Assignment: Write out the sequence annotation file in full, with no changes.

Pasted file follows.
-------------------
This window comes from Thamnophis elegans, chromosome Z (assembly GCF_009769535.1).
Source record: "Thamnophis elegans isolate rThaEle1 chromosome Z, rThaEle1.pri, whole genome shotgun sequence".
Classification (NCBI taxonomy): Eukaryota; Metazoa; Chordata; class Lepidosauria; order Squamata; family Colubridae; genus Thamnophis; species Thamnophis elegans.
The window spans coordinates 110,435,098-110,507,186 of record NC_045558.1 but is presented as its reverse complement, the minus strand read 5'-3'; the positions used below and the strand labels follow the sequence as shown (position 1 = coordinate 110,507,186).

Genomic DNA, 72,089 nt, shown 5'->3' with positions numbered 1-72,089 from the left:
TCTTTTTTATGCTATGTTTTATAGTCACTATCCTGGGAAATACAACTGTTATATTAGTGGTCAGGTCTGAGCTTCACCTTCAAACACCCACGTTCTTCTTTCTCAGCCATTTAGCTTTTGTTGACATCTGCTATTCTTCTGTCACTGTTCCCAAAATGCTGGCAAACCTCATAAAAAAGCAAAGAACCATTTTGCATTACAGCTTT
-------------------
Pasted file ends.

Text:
This window comes from Thamnophis elegans, chromosome Z (assembly GCF_009769535.1).
Source record: "Thamnophis elegans isolate rThaEle1 chromosome Z, rThaEle1.pri, whole genome shotgun sequence".
Classification (NCBI taxonomy): Eukaryota; Metazoa; Chordata; class Lepidosauria; order Squamata; family Colubridae; genus Thamnophis; species Thamnophis elegans.
The window spans coordinates 110,435,098-110,507,186 of record NC_045558.1 but is presented as its reverse complement, the minus strand read 5'-3'; the positions used below and the strand labels follow the sequence as shown (position 1 = coordinate 110,507,186).

Genomic DNA, 72,089 nt, shown 5'->3' with positions numbered 1-72,089 from the left:
TCTTTTTTATGCTATGTTTTATAGTCACTATCCTGGGAAATACAACTGTTATATTAGTGGTCAGGTCTGAGCTTCACCTTCAAACACCCACGTTCTTCTTTCTCAGCCATTTAGCTTTTGTTGACATCTGCTATTCTTCTGTCACTGTTCCCAAAATGCTGGCAAACCTCATAAAAAAGCAAAGAACCATTTTGCATTACAGCTTT